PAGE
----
Ecce homo 1605 - by Caravaggio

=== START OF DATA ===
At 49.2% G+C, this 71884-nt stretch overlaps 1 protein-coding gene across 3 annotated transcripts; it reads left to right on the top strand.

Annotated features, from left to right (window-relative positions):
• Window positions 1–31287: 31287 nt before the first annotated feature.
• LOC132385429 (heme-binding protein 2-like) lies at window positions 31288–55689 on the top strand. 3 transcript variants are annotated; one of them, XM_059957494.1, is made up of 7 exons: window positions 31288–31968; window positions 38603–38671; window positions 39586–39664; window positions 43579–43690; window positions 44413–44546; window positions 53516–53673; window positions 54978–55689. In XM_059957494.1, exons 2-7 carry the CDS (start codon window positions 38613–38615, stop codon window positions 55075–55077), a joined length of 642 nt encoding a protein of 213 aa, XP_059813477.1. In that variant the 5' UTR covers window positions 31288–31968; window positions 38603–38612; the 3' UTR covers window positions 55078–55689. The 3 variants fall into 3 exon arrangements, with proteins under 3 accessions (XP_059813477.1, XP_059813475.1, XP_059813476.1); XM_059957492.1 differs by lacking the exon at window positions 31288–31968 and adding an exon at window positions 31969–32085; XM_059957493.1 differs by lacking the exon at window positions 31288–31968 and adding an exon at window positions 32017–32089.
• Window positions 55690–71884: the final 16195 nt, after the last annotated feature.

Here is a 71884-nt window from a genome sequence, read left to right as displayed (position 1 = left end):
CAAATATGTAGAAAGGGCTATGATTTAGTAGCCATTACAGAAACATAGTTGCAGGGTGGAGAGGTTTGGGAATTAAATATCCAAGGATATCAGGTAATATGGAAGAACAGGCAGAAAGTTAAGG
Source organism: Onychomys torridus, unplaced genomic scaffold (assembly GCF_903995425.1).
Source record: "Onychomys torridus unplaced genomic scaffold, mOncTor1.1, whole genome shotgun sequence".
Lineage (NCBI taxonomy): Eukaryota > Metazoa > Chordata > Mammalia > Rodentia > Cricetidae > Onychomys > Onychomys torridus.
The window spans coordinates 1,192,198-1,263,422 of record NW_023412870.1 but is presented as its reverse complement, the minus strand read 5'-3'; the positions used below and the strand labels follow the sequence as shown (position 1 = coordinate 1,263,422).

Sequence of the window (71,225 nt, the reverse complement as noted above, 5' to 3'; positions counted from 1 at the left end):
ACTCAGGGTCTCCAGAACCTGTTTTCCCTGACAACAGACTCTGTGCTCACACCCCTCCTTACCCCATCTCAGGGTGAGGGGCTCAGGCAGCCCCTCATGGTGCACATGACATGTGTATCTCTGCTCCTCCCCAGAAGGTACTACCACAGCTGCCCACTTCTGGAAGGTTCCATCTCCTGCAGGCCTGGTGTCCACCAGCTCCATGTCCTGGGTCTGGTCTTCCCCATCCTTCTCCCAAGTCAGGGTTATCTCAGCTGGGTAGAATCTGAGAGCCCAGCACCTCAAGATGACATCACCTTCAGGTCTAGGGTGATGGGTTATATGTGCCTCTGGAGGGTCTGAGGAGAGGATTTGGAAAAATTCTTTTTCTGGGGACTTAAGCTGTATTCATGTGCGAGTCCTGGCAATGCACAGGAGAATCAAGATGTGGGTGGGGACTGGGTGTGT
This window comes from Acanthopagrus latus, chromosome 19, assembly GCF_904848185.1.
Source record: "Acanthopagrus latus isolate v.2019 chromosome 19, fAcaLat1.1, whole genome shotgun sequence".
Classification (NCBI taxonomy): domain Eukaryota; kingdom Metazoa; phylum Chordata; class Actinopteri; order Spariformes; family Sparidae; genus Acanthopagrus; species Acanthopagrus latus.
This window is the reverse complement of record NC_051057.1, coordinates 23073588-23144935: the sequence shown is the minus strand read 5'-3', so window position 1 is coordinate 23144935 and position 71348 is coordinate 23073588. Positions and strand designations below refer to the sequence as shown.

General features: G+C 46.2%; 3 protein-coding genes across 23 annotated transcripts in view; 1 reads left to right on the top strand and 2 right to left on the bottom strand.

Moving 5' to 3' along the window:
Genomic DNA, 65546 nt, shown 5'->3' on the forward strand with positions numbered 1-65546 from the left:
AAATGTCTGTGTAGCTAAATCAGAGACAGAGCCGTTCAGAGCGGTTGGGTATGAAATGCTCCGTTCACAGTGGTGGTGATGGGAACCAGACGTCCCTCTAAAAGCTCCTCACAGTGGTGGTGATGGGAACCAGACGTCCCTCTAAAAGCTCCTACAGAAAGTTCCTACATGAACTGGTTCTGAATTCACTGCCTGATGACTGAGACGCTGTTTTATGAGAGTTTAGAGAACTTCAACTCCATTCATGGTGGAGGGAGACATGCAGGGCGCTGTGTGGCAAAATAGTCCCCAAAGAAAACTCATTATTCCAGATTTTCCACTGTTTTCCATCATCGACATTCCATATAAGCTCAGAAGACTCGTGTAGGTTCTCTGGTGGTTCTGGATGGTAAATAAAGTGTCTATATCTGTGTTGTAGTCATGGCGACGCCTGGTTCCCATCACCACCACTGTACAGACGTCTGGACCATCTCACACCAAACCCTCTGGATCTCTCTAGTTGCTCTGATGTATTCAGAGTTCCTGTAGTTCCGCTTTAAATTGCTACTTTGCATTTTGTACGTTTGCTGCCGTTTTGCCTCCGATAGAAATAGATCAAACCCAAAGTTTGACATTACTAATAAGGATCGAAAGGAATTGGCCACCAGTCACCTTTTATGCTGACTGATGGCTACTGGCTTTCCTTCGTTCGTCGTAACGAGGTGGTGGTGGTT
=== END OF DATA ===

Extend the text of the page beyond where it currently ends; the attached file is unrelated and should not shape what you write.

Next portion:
This is probably a picture mentioned by Giambattista Cardi, the nephew of the Florentine painter Cigoli, who related how Cardinal Massimi commissioned versions of Ecce Homo from three different painters, Caravaggio, Cigoli and Passignano, so that he might actually end up with a work which satisfied him. He apparently did not inform any of the artists that they were taking part in an undeclared competition. Cardi also reported that Massimi liked Cigoli's painting best. The looser handling of Caravaggio's picture is typical of his late Roman period and is particularly expressive in the case of Pilate's hands, his right hand being extremely close to that of one of the foreground figures in the Madonna oj the Rosary. The unfinished appearance of the ears is also a feature which becomes more pronounced in Caravaggio's work from this time onwards. Caravaggio's interpretation of the subject is close to the story as recounted in John XIX, but he elided two separate incidents, the robing of Christ, which immediately followed the crowning with thorns, and the slightly later scene when Pilate displayed Christ to the crowd with the famous words 'Behold the Man!' The poignancy of the situation is thus heightened by the presence of the scornful and sadistic soldier - the fragile but single-minded figure of Jesus betrayed by an alliance of brute force and intellectual prevarication. The contemporaneity of the image is stressed by the standard official or academic costume worn by Pilate and by the fact that the scene is enacted on a balcony.